Marine Biologists Discover Two New Species of Porcelain Crabs

A duo of marine biologists from the Smithsonian Tropical Research Institute in Panama and the Justus-Liebig-Universität in Germany has discovered and described two new porcelain crab species.

Polyonyx socialis, female, Mun Island, Nhatrang Bay, south coast of Vietnam, South China Sea; right side of carapace deformed by parasitic isopods. Scale bar – 3 mm. Image credit: A. Hiller B. Werding, doi: 10.3897/zookeys.876.37244.

Polyonyx socialis, female, Mun Island, Nhatrang Bay, south coast of Vietnam, South China Sea; right side of carapace deformed by parasitic isopods. Scale bar – 3 mm. Image credit: A. Hiller B. Werding, doi: 10.3897/zookeys.876.37244.

Porcelain crabs belong to Porcellanidae, a highly diverse family of crustaceans found in the shallow waters of oceans worldwide. They also are known as ‘false crabs,’ because they evolved a crab-like form independently of true crabs.

A relatively large number of porcelain crabs are symbiotic with other organisms, allowing scientists to tell a story of a long-time relationship between species from distantly related species.

“Most porcelain crabs live on the hard substrates of shallow waters like the surface of corals or rocks overgrown by algae, microbes and decaying material,” said Dr. Alexandra Hiller, a researcher at the Smithsonian Tropical Research Institute.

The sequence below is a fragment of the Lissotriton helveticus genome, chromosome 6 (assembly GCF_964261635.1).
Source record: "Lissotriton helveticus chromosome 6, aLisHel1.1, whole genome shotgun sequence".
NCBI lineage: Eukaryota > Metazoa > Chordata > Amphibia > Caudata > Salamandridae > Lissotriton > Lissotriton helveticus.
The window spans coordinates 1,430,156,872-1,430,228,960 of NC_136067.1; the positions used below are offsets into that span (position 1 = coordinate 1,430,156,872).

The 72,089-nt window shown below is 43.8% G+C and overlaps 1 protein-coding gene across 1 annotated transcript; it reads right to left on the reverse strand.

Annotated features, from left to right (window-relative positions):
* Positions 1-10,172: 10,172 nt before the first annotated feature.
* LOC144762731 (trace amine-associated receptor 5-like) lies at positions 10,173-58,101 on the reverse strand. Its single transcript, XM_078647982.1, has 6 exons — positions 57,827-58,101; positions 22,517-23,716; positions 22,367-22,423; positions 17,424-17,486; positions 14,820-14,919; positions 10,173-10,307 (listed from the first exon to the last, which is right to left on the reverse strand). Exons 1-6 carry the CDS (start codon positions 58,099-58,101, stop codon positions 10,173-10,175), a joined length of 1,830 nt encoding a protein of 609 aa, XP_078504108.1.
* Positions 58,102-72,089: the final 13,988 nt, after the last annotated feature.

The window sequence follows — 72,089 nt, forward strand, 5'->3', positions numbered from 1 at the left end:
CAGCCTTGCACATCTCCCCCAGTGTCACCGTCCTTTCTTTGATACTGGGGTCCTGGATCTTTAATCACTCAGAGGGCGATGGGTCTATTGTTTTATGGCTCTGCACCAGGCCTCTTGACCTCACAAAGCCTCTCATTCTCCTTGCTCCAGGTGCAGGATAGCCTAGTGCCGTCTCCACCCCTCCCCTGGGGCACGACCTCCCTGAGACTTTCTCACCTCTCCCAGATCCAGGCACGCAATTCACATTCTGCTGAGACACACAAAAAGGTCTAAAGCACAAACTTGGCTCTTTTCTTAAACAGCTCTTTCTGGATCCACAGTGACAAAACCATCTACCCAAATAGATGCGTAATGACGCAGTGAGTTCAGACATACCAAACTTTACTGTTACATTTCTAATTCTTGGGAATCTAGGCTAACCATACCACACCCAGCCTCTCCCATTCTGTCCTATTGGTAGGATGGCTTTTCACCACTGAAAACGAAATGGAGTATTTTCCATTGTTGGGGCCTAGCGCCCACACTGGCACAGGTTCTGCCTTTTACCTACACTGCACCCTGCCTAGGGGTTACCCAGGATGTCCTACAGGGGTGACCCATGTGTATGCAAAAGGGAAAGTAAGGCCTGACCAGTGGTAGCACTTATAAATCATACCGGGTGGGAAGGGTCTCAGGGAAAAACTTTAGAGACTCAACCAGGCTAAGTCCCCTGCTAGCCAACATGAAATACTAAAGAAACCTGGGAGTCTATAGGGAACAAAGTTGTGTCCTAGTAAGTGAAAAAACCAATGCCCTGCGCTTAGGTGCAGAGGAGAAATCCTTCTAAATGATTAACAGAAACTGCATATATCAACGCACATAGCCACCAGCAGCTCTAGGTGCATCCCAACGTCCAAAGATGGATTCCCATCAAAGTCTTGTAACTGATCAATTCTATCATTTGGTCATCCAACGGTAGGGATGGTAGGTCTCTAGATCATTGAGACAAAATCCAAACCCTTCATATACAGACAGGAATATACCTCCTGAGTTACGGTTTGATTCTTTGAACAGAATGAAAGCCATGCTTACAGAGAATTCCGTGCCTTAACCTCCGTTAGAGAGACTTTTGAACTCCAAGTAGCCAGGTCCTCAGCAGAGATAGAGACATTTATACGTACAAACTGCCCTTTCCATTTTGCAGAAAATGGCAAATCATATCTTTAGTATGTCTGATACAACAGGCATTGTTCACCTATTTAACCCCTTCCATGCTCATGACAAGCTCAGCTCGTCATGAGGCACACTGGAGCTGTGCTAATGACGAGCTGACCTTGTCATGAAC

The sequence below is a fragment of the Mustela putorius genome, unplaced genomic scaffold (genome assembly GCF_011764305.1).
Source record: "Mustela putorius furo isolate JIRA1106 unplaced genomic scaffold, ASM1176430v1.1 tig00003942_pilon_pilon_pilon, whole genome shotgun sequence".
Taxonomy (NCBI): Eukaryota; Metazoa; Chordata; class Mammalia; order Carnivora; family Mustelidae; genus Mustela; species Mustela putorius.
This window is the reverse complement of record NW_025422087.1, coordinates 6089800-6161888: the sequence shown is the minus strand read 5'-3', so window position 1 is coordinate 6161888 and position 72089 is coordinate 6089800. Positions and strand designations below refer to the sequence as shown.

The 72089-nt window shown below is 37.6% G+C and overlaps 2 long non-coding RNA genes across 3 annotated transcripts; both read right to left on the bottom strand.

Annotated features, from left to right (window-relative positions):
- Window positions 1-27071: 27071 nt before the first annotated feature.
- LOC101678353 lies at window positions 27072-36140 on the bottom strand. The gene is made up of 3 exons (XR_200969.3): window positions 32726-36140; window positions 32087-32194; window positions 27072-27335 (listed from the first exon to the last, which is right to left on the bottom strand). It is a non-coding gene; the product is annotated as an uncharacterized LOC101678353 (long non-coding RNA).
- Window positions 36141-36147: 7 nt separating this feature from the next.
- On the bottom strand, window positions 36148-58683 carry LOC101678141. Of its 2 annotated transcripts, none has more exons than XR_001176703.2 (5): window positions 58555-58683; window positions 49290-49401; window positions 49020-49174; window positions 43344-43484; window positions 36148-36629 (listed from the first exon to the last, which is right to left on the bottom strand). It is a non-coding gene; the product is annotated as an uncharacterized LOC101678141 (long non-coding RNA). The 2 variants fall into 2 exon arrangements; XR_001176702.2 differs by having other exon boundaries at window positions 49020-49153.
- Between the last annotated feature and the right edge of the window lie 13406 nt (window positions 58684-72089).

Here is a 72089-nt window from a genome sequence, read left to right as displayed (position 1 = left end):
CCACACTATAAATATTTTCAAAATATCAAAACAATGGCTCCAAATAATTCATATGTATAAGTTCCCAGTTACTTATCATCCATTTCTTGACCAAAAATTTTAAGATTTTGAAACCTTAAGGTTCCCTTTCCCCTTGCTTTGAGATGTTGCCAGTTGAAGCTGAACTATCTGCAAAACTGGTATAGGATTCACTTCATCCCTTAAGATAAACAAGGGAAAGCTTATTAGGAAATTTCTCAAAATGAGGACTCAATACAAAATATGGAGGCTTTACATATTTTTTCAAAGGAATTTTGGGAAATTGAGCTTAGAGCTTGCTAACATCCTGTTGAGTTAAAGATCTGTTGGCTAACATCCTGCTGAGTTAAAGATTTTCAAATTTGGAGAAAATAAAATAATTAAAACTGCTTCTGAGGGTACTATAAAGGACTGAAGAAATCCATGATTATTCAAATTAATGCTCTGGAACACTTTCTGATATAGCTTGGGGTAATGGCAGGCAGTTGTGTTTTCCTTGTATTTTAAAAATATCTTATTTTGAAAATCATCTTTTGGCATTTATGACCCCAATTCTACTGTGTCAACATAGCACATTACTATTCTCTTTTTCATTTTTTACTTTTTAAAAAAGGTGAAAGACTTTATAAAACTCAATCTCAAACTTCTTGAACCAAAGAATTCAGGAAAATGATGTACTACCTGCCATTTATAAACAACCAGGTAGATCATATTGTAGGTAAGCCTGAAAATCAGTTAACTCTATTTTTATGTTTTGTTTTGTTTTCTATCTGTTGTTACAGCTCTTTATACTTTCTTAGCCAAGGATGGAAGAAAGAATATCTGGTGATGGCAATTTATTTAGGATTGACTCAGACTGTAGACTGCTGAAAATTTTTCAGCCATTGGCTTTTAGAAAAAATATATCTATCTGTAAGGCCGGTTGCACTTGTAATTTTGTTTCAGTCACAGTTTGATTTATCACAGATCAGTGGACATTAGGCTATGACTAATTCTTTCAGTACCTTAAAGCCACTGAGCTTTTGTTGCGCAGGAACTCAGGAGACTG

“Others live as symbionts of invertebrates like sponges, anemones, sea urchins, polychaete worms and other crustaceans.”

The two recently described species — Polyonyx socialis from the South China Sea of Vietnam and Petrolisthes virgilius from the Caribbean Sea of Colombia — are examples of these symbiotic porcelain crabs.

Polyonyx socialis was found living with other organisms in the compact tube-like shelters built by the polychaete worm Chaetopterus sp.

Its broad, flat walking legs and claw-bearing extremities appear to have been adapted for living tightly-attached to the worm tube walls and avoid being perceived as an obstacle for the other organisms.

Petrolisthes virgilius, Santa Marta, Colombia. Scale bar - 2.4 mm. Image credit: A. Hiller B. Werding, doi: 10.3897/zookeys.818.30587.

Petrolisthes virgilius, Santa Marta, Colombia. Scale bar – 2.4 mm. Image credit: A. Hiller B. Werding, doi: 10.3897/zookeys.818.30587.

Although initially mistaken for Petrolisthes tonsorius in the 1970s, the uncommon colors and atypical habitat of Petrolisthes virgilius — intertidal vermetid snail formations in the Colombian Caribbean — led the scientists to corroborate through genetic analyses that it was a new species.

As a symbiont, Petrolisthes virgilius has evolved in tight association to its distinctive surroundings: a reef-like microhabitat exposed to wave action and consisting of snail shells cemented to each other and to a hard substrate.

“Symbiotic species are thought to be more vulnerable to environmental challenges than free-living organisms,” said Professor Bernd Werding, from the Institut fur Tierokologie und Spezielle Zoologie der Justus-Liebig-Universität.

“Their fate depends on the fate of their host, which may also be affected by local and global conditions and abrupt changes.”

Polyonyx socialis and Petrolisthes virgilius are described in two papers in the journal ZooKeys.

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A. Hiller B. Werding. 2019. A new species of Petrolisthes (Crustacea, Anomura, Porcellanidae) inhabiting vermetid formations (Mollusca, Gastropoda, Vermetidae) in the southern Caribbean Sea. ZooKeys 876: 143-151; doi: 10.3897/zookeys.876.37244

A. Hiller B. Werding. 2019. A new species of Polyonyx (Crustacea, Anomura, Porcellanidae) inhabiting polychaete-worm tubes (Annelida, Chaetopteridae) in the Indo-West Pacific. ZooKeys 818: 25-34; doi: 10.3897/zookeys.818.30587

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